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Let $A\subset\mathbb{Z}/n\mathbb{Z}$ such that: $|A|>n^{d}$ ($0< d <1$).

Let $C=\{(x,y,2y-x)\in A\times A \times A\}$ be the set of $3$-term arithmetic progressions within $A$.

[The original version asked about $x+y \in A$, settled by the example of Anthony Quas.]

I need to prove (or refute) that there exists a lower bound $u(n)$ on $\frac{|C|}{|A|} $ such that

$$\lim_{n\rightarrow\infty}\frac{\log(u(n))}{\log(n)}>0.$$

thanks to the helpers

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3 Answers

With your corrected question you are asking, in a strange way, for the number of arithmetic progressions of length 3 in A. There is a well-known example of Behrend of a set of size $n/\exp(c\sqrt{\log n})$ that contains no non-degenerate APs of length 3. So the answer to your question is no.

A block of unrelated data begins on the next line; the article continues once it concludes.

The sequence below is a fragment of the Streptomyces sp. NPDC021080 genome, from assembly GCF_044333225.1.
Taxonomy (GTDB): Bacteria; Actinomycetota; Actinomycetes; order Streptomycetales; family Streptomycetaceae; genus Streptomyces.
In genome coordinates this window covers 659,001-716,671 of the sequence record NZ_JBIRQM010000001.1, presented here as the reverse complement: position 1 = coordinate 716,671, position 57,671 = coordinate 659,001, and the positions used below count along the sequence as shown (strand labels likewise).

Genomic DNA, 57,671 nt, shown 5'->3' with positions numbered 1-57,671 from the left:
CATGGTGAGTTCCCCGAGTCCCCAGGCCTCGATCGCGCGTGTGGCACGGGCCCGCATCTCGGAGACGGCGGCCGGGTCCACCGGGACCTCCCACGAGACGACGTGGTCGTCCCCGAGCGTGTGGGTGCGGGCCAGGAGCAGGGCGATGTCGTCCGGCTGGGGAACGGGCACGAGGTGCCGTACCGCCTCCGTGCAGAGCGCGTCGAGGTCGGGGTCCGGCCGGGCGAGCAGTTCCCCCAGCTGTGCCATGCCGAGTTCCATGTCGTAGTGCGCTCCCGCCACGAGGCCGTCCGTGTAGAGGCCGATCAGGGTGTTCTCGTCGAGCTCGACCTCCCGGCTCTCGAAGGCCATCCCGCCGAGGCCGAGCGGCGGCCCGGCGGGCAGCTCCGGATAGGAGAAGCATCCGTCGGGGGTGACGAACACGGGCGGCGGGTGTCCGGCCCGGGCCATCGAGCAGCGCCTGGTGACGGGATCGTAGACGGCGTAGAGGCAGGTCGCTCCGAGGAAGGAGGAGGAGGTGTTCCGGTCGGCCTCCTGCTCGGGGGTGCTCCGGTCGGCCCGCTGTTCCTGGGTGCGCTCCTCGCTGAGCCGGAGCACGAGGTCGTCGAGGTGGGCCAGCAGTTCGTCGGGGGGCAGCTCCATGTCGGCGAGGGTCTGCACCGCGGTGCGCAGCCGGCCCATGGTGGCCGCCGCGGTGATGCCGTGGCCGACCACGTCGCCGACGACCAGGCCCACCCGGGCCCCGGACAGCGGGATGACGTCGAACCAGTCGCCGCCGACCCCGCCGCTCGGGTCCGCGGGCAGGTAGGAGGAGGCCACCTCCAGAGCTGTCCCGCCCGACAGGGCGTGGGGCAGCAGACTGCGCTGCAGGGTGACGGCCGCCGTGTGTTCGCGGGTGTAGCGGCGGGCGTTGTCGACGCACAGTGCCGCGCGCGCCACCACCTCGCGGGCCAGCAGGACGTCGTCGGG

Edit: now that you have rephrased your question explicitly to be about arithmetic progressions of length 3, the words "in a strange way" no longer apply above. Indeed, the whole of the first sentence is rendered redundant (but I'll leave it there for the historical record).

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If $A$ is the set of odd numbers up to $n/2$ then $C$ is empty.

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$A = [\lfloor n/3 \rfloor+1,\lfloor 2n/3 \rfloor]$ also works for the original problem. –  Douglas Zare Jun 20 '11 at 2:43
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yes, you are right of course, i will correct my question: the group D is: D={(x,y)|2x-y∈A} so now C is at lesat the size of A [(a,a) is in C for every element of A]

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